SILER CITY - The Chatham School of Science & Engineering (CSSE) has made tremendous progress since opening in the 2015-16 school year.
The public school, which is operated by Chatham County Schools in partnership with Central Carolina Community College, currently is home to approximately 120 students. Students have the opportunity to earn a high school diploma and an associate degree at no cost to the student.
The school lists its mission "to provide an atmosphere that encourages and nurtures creativity and innovation through acceptance, collaboration, equity, integrity, and personal responsibility in order to help students build a commitment to social, emotional and academic growth and excellence."
CSSE Principal Bobby Dixon has been with the school since its beginnings. "The early college program has its appeal to parents and students," said Dixon. "The no-cost college really appeals to the parents, and I believe the rigor and higher expectations attracts those students who are dedicated to academics. It was certainly time for Chatham County Schools to enter the early college arena. I also believe our partnership with CCCC has played a large role in our success."
That academic success was certainly evident during the 2021-2022 academic year. This year's graduating class earned over $2.3 million in scholarships. One graduate - Dylan Hailey Philipps -- received the prestigious Park Scholarship from N.C. State University. Three students - Deontae Jordan Glover, Soren Kappelman, and Annika Lowe - were recipients of CCCC academic honors. CSSE students continue to dominate the district science fair and advance through regionals and state, and the Beta Club has had state and national winners.
"Our smaller environment enables our students and teachers to develop positive relationships. The amount of support we are able to provide makes us unique," said Dixon.
Fae Goodman has had a close-up view of CSSE's growth, as CCCC's liaison to the school. "We've got a unique setup -- students spend their first two years in Siler City, on the campus of the Chatham Center for Innovation, where they focus largely on their high school requirements and learning how to successfully take a college class. For their third, fourth, and fifth years, they're here in Pittsboro on our [CCCC Chatham Main] Campus full-time," said Goodman.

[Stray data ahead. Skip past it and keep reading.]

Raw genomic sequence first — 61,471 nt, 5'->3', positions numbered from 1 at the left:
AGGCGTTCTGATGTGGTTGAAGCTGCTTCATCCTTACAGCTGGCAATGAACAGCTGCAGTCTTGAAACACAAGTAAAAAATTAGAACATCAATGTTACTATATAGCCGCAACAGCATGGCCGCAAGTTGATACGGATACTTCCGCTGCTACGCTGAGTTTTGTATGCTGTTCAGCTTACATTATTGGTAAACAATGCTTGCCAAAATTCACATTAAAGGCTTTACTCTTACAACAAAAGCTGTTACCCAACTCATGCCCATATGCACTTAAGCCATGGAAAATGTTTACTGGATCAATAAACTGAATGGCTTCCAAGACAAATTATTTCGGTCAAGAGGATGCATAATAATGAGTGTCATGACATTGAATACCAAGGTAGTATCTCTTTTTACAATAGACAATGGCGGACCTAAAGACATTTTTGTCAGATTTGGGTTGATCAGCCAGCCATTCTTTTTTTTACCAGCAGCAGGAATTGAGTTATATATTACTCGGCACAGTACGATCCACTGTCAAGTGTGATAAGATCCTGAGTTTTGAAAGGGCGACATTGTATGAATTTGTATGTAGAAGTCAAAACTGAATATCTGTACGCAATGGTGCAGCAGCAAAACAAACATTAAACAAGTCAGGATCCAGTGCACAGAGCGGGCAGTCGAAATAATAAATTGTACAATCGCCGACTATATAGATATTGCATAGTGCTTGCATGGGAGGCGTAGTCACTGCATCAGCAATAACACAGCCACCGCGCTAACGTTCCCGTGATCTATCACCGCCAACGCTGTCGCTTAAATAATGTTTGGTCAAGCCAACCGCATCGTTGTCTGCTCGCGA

"Students who come here get to learn -- in a supportive environment -- how to balance increased freedom and responsibility, which always go hand-in-hand with one another," said Goodman.
CCCC President Dr. Lisa M. Chapman says early colleges have been part of North Carolina's Learn and Earn initiative for over 17 years. "Our early colleges in Chatham, Harnett, and Lee are some of the best examples of CCCC's great partnerships with our three counties' school systems," said Dr. Chapman. "They are intentionally designed to both serve a diverse population of students that reflects the demographics of our communities, and to provide these students with the personalized programming and support that allows them to excel in their learning and academic goals.
"Many of our early college students serve as student leaders during their time at CCCC and continue that leadership and service mindset during their next stop after the college. They are not just our leaders of tomorrow, they are our leaders of today," said Dr. Chapman.
"The relationship Chatham County Schools has with Central Carolina Community College is extremely strong, benefiting our students as well as the community," said Chatham County Schools Superintendent Dr. Anthony Jackson. "The early college program we have created in partnership with CCCC showcases the work we can do together. With our students graduating from the Chatham School for Science and Engineering with both a degree from Chatham County Schools and an associate's degree they've earned by taking classes at Central Carolina, we are able to give them a great advance on their college education.
"The students enrolled in the Chatham School for Science and Engineering are dedicated to their education and want the challenge of the rigorous curriculum this program provides. The success of the program is reflected in the fact that 90 percent of the class earns their associate's degree at the same time they are earning their high school diploma," said Dr. Jackson.
"In addition, the graduating class for the 2021-2022 school year earned more than $2 million in scholarships. We are very proud of our students, we are very proud to partner with CCCC on the early college and we look forward to seeing the program continue to thrive and grow."
Learn more about CSSE by visiting the website, www.chatham.k12.nc.us, or call the school at 919-663-5899. The school is located at 501 Martin Luther King Jr. Blvd. in Siler City.
Chatham School for Science and Engineering Principal Bobby Dixon has been with the school since its beginnings. Students attend their first two years at the Chatham Center for Innovation and their final years at the Central Carolina Community College Chatham Main Campus in Pittsboro.
This year's graduating class earned over $2.3 million in scholarships. One graduate - Dylan Hailey Philipps -- received the prestigious Park Scholarship from N.C. State University.